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									Pearl Value Factors: Judging and Evaluating Pearls

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Choosing diamonds is easy: We all know about the 5 C's. But how do you
choose pearls? This article explains how to evaluate cultured pearls
using the seven value factors defined by GIA.

choosing pearls, evaluating pearls, grading pearls, pearl quality,
quality of pearls, buying pearls, freshwater pearls, cultured pearls,
buying cultured pearls, grading cultured pearls, pearls

Article Body:
Thanks to aggressive publicity campaigns sponsored by the diamond
industry, anyone buying a diamond can confidently go into the transaction
armed with enough information to ask the right questions. In the pre-
purchase stage, you’ll likely query the seller about the five C’s: carat,
cut, clarity, color and cost. As long as you trust the jeweler, you can
be confident about the value of the gem you’re interested in based on his
or her answers. But what about pearls? What questions do you ask? What
does a high quality pearl look like? What are traits to avoid? Here we’ll
tell you what makes a pearl valuable. We’ll also give you questions to
ask your jeweler and tools to judge these lustrous gems yourself.

Pearl Value Factors
While there is no international standard for grading pearls, there is a
system that is commonly used to evaluate these beautiful colored
gemstones. Developed by the Gemological Institute of America (GIA), the
world’s largest non-profit institute of gemological research and
learning, this grading system considers seven pearl traits when
determining value. They are: size, shape, color, luster, surface quality,
nacre quality, and matching. Let’s take a look at each one as it relates
to the beautiful cultured pearl.

Pearl Size
Pearls can be as small as a pinhead or nearly as big as a golf ball, but,
of course, somewhere between these two extremes is the norm.

Size is determined by many factors. These include the size of the animal
that produces the gems, the size of the implanted bead, the length of
time the oyster or mollusk was allowed to form the pearl, the climate and
conditions of the environment, and the health of the animal that produced
the pearl.

Different types of pearls have different expected size ranges. For
example, because they are produced in a relatively small oyster, akoya
cultured pearls are usually much smaller than their South Sea
counterparts, which are grown in one of the world’s largest mollusks, P.
maxima. This large animal can accept a larger bead nucleus and can lay
down nacre, the combination of organic substances that makes up a pearl,
much faster than its smaller cousin. Be sure to find out what type of
pearl you’re looking at (freshwater, akoya, South Sea or Tahitian). All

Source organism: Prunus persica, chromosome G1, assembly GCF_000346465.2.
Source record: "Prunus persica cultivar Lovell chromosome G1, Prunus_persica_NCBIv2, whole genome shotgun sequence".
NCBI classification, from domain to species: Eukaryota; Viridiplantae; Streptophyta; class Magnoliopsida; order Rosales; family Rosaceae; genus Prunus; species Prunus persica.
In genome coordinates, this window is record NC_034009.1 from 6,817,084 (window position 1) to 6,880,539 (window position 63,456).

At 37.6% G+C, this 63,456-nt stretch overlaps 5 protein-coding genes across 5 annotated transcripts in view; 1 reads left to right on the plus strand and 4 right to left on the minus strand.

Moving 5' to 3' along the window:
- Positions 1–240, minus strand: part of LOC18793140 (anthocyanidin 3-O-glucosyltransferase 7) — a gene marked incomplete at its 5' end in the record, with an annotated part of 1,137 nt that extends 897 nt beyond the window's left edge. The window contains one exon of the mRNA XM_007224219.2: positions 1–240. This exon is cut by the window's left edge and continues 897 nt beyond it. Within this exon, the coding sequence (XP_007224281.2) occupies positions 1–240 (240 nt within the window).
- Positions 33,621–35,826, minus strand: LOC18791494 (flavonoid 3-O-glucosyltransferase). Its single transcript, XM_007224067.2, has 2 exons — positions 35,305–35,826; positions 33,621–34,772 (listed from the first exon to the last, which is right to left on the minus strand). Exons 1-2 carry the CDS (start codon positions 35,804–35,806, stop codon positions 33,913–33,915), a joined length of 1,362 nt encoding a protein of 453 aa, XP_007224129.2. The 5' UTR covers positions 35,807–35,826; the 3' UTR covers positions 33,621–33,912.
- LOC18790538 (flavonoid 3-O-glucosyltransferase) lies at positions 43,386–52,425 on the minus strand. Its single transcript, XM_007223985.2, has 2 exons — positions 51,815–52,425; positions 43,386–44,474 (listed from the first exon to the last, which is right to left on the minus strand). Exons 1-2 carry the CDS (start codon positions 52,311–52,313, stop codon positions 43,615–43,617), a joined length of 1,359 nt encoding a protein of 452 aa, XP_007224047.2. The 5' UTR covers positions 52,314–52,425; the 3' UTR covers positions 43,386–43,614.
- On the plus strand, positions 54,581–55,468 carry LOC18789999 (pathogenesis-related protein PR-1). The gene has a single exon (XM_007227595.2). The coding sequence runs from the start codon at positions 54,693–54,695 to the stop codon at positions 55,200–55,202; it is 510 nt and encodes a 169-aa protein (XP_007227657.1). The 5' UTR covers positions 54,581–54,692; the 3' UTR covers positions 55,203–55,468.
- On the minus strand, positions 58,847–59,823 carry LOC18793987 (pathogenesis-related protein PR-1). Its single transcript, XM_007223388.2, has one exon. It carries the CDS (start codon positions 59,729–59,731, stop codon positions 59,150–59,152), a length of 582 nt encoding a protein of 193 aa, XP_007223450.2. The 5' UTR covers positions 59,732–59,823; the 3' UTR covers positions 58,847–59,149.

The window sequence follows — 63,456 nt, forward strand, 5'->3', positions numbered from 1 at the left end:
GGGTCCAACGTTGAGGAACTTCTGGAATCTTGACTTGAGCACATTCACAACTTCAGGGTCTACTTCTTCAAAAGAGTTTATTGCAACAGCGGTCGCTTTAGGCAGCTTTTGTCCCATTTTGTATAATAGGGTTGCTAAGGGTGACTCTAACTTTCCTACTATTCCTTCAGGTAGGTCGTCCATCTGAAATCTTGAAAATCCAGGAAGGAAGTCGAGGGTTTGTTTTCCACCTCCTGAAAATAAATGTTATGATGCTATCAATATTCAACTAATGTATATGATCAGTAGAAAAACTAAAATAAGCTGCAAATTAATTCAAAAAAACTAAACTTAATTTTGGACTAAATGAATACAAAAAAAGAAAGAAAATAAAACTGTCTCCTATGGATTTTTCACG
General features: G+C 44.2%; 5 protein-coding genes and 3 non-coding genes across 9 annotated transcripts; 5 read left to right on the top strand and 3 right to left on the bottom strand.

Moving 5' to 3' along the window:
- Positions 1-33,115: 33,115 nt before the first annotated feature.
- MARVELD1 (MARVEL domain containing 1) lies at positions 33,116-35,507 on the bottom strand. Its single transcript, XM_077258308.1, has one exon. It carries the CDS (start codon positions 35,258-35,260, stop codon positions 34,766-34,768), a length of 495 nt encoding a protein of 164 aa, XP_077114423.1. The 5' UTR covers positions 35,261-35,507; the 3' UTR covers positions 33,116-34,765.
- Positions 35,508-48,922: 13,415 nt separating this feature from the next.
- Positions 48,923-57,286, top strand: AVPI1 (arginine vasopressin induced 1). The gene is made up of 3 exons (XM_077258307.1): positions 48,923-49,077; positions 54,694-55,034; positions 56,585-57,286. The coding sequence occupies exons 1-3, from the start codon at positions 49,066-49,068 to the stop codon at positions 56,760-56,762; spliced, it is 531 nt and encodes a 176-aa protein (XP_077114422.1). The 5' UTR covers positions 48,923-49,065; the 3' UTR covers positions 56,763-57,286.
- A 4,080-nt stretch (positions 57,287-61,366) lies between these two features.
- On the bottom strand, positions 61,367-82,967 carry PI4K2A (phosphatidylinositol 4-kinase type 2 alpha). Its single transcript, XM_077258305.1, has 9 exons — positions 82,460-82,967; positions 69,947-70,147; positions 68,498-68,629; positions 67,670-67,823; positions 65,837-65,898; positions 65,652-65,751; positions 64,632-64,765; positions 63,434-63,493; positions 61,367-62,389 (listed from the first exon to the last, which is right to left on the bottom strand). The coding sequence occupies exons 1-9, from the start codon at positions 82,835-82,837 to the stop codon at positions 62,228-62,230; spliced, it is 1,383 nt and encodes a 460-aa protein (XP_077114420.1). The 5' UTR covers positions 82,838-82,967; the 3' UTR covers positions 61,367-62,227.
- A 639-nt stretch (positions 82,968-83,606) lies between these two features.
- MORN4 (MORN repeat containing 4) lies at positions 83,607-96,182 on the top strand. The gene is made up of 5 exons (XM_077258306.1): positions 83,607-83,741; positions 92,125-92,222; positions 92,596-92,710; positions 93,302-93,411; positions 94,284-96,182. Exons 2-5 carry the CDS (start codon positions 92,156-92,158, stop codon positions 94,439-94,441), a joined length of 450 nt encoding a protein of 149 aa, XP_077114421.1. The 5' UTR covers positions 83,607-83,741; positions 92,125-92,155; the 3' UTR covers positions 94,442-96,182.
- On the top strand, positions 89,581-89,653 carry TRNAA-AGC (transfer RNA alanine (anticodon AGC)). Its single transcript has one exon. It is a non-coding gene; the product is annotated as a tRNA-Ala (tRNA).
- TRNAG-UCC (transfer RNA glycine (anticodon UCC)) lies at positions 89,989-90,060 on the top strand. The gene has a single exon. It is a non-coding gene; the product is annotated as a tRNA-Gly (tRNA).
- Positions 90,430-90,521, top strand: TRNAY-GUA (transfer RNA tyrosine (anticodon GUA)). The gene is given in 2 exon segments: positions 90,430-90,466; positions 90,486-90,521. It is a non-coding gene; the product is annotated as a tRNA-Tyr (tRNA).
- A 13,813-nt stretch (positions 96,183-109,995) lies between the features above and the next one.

have different expected size ranges, and anything outside the range will
be reflected in the price. A guide: akoyas typically range from 2-11mm;
Tahitians from 8-14mm; South Sea pearls from 9-20mm, and freshwater
pearls from 4-11mm.

All other things being equal, a larger pearl will command a higher price.
Larger pearls typically take longer to grow, and are not as common as
smaller pearls. As in anything, however, beauty is in the eye of the
beholder. For some people, another pearl value factor, such as luster,
may be more important than size.

When evaluating size, keep in mind that high quality small pearls exist,
as do poor quality large pearls. Thus, pearl size is only one factor to
consider when judging pearl quality. Which brings us to…

Close your eyes and picture a strand of pearls. What do you see? Probably
a lustrous necklace of white round gems, right? That’s because the white
round pearl necklace is a timeless jewelry staple and traditional classic
in many cultures. As you can expect, round pearls are desirable due to
demand, but they are also valuable because they are rare. (Think about
it: Irritant enters oyster, oyster secrets nacre, nacre covers irritant.
Pearl comes out…round? Doubtful.)

Although pearl culturing techniques are improving all the time, a
perfectly round pearl is uncommon. (Akoya crops typically contain more
spherical pearls than other pearl types.) According to GIA, collecting
enough high quality round cultured pearls for a matched pearl strand can
take years. Round or near round pearls will command more money than other
shapes. That’s not to say that other shapes aren’t valuable. (Remember
again the adage “beauty is in the eye of the beholder.”) According to
GIA, drop shapes can sometimes match the value of rounds, especially when
they’re symmetrical and well-formed.

Not a traditionalist? Pearls come in many shapes, and, depending on what
you like, can be just as desirable, but less costly, than round. Pearl